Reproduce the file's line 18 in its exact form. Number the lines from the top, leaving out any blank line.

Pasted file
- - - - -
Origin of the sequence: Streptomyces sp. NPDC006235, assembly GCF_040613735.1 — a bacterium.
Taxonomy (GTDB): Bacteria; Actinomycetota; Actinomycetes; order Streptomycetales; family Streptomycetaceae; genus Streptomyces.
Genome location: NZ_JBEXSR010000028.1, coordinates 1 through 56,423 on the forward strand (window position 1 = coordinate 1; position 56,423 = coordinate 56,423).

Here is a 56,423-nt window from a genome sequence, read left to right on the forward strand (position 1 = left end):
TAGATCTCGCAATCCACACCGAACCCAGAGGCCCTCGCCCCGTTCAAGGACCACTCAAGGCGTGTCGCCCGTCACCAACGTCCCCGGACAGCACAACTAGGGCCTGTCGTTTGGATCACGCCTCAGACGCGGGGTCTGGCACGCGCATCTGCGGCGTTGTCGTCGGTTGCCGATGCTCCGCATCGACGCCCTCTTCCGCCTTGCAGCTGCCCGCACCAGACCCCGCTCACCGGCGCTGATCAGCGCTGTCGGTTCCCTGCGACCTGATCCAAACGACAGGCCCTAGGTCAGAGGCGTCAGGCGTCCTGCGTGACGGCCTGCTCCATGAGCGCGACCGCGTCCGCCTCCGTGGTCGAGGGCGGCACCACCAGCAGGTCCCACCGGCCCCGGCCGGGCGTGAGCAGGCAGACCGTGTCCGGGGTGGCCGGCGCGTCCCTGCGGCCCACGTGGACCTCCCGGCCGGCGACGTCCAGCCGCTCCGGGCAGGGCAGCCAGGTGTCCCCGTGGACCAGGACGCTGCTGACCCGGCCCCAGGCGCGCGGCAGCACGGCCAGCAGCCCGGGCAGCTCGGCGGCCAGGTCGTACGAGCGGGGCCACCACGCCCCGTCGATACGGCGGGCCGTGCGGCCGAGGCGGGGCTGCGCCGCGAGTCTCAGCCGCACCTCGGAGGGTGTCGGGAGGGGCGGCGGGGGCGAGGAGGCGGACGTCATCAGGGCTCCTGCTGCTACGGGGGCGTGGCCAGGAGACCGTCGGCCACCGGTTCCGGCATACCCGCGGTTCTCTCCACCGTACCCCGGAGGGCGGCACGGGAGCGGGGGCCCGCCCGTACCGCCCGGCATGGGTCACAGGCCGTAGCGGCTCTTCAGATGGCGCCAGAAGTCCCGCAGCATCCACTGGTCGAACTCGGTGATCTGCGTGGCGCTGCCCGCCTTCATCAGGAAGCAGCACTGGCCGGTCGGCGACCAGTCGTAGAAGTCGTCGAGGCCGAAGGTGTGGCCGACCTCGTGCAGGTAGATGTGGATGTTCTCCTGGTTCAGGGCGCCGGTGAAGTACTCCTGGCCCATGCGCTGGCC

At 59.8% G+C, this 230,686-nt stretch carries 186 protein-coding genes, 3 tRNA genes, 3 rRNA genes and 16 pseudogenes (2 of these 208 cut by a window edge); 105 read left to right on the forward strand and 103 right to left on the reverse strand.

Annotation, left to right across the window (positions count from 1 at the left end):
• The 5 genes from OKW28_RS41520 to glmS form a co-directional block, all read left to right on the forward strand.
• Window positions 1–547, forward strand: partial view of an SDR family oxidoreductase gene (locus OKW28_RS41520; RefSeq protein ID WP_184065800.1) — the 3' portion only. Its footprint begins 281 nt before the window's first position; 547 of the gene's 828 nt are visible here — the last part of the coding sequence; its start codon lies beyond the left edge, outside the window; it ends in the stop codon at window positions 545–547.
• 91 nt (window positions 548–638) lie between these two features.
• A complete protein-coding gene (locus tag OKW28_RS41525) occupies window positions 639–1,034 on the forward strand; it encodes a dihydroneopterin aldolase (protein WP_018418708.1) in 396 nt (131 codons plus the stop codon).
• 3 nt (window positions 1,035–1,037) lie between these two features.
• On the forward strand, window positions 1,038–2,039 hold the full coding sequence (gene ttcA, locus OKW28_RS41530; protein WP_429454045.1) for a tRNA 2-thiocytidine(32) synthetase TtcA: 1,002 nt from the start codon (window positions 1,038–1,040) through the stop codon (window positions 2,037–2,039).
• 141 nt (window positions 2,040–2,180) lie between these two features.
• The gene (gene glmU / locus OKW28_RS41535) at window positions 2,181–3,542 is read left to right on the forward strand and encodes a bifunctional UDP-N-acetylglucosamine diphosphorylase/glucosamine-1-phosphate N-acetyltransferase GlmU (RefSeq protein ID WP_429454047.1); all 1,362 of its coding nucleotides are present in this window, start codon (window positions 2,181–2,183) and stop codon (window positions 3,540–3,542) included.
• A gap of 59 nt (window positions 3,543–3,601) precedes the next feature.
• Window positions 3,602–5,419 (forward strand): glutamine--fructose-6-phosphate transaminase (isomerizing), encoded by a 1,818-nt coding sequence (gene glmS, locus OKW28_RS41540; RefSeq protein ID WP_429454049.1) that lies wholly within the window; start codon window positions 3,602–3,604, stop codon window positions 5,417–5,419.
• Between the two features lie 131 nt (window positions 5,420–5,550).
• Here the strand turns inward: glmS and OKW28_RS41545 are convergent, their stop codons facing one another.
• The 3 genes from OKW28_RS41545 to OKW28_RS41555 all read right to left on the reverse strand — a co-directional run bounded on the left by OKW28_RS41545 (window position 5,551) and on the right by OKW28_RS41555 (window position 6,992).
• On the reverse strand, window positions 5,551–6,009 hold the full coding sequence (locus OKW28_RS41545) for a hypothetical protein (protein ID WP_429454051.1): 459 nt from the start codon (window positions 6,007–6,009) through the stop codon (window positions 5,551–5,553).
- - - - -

• Between the two features lie 131 nt (window positions 5,420–5,550).